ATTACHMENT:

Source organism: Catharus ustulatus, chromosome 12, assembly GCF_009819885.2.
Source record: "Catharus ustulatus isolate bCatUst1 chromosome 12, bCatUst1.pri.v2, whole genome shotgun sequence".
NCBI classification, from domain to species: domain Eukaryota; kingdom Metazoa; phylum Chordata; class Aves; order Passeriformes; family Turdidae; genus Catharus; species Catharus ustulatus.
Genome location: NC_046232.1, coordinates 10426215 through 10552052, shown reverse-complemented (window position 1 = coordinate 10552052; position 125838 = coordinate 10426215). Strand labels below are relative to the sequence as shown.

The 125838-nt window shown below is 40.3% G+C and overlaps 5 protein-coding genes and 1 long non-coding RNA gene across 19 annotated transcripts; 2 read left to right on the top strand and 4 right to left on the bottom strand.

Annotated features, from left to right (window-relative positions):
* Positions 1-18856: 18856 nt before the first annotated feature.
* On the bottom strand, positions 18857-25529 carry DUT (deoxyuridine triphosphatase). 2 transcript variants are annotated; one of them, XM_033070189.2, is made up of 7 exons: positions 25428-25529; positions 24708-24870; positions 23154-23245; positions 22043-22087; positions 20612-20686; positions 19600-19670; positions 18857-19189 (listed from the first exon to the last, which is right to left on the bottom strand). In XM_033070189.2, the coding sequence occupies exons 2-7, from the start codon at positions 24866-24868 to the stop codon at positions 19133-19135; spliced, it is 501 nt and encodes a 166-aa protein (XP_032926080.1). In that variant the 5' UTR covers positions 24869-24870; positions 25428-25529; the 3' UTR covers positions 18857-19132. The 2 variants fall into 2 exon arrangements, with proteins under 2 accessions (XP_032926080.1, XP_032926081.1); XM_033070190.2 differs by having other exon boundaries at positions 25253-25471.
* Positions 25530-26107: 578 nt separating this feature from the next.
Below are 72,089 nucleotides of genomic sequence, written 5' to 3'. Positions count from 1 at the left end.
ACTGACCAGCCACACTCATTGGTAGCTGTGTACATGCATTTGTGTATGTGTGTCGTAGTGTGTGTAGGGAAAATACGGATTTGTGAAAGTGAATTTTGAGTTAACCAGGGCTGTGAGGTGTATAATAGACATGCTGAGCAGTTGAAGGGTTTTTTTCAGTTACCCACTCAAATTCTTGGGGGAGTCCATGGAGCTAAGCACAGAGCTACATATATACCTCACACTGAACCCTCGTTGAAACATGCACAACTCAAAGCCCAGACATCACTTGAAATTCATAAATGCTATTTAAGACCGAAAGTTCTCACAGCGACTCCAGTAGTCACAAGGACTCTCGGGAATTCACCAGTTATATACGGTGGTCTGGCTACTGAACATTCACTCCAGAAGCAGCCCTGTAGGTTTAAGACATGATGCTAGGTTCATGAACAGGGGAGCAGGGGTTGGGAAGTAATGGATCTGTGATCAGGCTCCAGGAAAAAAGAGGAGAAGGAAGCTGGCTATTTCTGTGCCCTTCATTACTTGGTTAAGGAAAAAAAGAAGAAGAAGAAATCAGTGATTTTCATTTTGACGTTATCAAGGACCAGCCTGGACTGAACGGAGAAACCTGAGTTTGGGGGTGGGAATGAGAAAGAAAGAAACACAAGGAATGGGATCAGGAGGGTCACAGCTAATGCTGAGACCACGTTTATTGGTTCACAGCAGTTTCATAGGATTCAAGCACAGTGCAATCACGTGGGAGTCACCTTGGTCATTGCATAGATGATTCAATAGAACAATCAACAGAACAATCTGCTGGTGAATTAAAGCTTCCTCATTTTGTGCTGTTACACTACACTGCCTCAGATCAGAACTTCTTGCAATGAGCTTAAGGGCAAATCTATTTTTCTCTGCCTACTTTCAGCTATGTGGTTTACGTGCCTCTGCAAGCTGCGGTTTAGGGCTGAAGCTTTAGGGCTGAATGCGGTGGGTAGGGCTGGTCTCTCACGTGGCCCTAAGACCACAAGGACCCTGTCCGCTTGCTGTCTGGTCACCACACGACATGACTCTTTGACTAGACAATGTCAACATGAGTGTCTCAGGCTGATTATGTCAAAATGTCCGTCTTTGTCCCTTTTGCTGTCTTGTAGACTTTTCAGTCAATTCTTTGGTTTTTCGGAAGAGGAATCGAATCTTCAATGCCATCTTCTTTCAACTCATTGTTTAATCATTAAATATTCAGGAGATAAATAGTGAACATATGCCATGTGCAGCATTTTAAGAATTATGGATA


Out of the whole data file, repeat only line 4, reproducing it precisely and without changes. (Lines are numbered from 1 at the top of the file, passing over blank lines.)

Genome location: NC_046232.1, coordinates 10426215 through 10552052, shown reverse-complemented (window position 1 = coordinate 10552052; position 125838 = coordinate 10426215). Strand labels below are relative to the sequence as shown.